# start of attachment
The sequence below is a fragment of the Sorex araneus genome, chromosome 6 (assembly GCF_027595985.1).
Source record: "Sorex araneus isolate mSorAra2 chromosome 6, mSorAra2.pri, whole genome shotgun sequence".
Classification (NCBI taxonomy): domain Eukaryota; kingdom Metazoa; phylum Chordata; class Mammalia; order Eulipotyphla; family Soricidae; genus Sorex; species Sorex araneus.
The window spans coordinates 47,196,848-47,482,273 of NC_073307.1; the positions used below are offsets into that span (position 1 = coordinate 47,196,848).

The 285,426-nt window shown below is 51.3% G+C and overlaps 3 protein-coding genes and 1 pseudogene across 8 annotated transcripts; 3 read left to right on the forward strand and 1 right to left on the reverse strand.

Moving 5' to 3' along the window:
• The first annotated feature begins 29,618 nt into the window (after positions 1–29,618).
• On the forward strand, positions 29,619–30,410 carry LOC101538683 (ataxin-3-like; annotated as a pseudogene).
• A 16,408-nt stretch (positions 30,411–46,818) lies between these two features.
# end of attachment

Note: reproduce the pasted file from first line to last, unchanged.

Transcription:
The sequence below is a fragment of the Sorex araneus genome, chromosome 6 (assembly GCF_027595985.1).
Source record: "Sorex araneus isolate mSorAra2 chromosome 6, mSorAra2.pri, whole genome shotgun sequence".
Classification (NCBI taxonomy): domain Eukaryota; kingdom Metazoa; phylum Chordata; class Mammalia; order Eulipotyphla; family Soricidae; genus Sorex; species Sorex araneus.
The window spans coordinates 47,196,848-47,482,273 of NC_073307.1; the positions used below are offsets into that span (position 1 = coordinate 47,196,848).

The 285,426-nt window shown below is 51.3% G+C and overlaps 3 protein-coding genes and 1 pseudogene across 8 annotated transcripts; 3 read left to right on the forward strand and 1 right to left on the reverse strand.

Moving 5' to 3' along the window:
• The first annotated feature begins 29,618 nt into the window (after positions 1–29,618).
• On the forward strand, positions 29,619–30,410 carry LOC101538683 (ataxin-3-like; annotated as a pseudogene).
• A 16,408-nt stretch (positions 30,411–46,818) lies between these two features.